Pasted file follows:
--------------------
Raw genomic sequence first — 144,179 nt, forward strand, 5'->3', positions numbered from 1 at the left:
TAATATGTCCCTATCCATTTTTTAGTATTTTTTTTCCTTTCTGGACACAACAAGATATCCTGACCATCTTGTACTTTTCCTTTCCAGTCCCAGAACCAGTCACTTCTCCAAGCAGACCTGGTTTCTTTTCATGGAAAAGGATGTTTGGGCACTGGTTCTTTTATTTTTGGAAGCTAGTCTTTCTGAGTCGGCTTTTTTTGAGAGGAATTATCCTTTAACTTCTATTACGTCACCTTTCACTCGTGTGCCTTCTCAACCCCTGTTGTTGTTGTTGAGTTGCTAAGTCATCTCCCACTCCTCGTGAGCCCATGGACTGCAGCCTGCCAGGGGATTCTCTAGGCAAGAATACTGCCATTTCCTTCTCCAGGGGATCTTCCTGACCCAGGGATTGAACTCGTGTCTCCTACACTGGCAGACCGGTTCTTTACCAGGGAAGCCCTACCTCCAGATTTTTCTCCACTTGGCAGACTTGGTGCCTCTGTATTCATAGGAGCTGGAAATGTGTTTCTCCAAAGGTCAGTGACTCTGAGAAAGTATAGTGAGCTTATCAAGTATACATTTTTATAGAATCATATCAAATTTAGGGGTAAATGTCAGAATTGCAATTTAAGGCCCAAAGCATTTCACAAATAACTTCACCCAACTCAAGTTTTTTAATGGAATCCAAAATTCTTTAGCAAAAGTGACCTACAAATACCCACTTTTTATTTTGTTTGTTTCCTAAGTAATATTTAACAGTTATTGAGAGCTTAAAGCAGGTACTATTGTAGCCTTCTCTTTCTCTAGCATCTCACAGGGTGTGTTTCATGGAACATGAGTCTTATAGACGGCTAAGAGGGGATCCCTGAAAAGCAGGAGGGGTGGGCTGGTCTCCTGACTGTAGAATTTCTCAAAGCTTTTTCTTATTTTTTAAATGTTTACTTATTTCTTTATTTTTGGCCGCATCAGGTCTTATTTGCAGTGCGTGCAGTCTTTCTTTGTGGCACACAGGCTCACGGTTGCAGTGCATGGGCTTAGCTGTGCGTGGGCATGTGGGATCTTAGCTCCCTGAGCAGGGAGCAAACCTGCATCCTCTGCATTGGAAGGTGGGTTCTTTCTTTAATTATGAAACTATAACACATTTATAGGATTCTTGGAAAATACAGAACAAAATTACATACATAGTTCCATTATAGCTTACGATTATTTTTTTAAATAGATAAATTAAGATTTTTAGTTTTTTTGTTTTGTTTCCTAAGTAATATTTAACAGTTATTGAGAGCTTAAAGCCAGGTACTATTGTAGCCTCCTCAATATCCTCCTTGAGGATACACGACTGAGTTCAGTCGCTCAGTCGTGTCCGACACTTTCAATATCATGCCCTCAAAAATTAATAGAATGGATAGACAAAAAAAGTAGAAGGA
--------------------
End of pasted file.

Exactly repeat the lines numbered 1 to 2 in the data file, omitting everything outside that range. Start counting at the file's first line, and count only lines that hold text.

Raw genomic sequence first — 144,179 nt, forward strand, 5'->3', positions numbered from 1 at the left:
TAATATGTCCCTATCCATTTTTTAGTATTTTTTTTCCTTTCTGGACACAACAAGATATCCTGACCATCTTGTACTTTTCCTTTCCAGTCCCAGAACCAGTCACTTCTCCAAGCAGACCTGGTTTCTTTTCATGGAAAAGGATGTTTGGGCACTGGTTCTTTTATTTTTGGAAGCTAGTCTTTCTGAGTCGGCTTTTTTTGAGAGGAATTATCCTTTAACTTCTATTACGTCACCTTTCACTCGTGTGCCTTCTCAACCCCTGTTGTTGTTGTTGAGTTGCTAAGTCATCTCCCACTCCTCGTGAGCCCATGGACTGCAGCCTGCCAGGGGATTCTCTAGGCAAGAATACTGCCATTTCCTTCTCCAGGGGATCTTCCTGACCCAGGGATTGAACTCGTGTCTCCTACACTGGCAGACCGGTTCTTTACCAGGGAAGCCCTACCTCCAGATTTTTCTCCACTTGGCAGACTTGGTGCCTCTGTATTCATAGGAGCTGGAAATGTGTTTCTCCAAAGGTCAGTGACTCTGAGAAAGTATAGTGAGCTTATCAAGTATACATTTTTATAGAATCATATCAAATTTAGGGGTAAATGTCAGAATTGCAATTTAAGGCCCAAAGCATTTCACAAATAACTTCACCCAACTCAAGTTTTTTAATGGAATCCAAAATTCTTTAGCAAAAGTGACCTACAAATACCCACTTTTTATTTTGTTTGTTTCCTAAGTAATATTTAACAGTTATTGAGAGCTTAAAGCAGGTACTATTGTAGCCTTCTCTTTCTCTAGCATCTCACAGGGTGTGTTTCATGGAACATGAGTCTTATAGACGGCTAAGAGGGGATCCCTGAAAAGCAGGAGGGGTGGGCTGGTCTCCTGACTGTAGAATTTCTCAAAGCTTTTTCTTATTTTTTAAATGTTTACTTATTTCTTTATTTTTGGCCGCATCAGGTCTTATTTGCAGTGCGTGCAGTCTTTCTTTGTGGCACACAGGCTCACGGTTGCAGTGCATGGGCTTAGCTGTGCGTGGGCATGTGGGATCTTAGCTCCCTGAGCAGGGAGCAAACCTGCATCCTCTGCATTGGAAGGTGGGTTCTTTCTTTAATTATGAAACTATAACACATTTATAGGATTCTTGGAAAATACAGAACAAAATTACATACATAGTTCCATTATAGCTTACGATTATTTTTTTAAATAGATAAATTAAGATTTTTAGTTTTTTTGTTTTGTTTCCTAAGTAATATTTAACAGTTATTGAGAGCTTAAAGCCAGGTACTATTGTAGCCTCCTCAATATCCTCCTTGAGGATACACGACTGAGTTCAGTCGCTCAGTCGTGTCCGACACTTTCAATATCATGCCCTCAAAAATTAATAGAATGGATAGACAAAAAAAGTAGAAGGA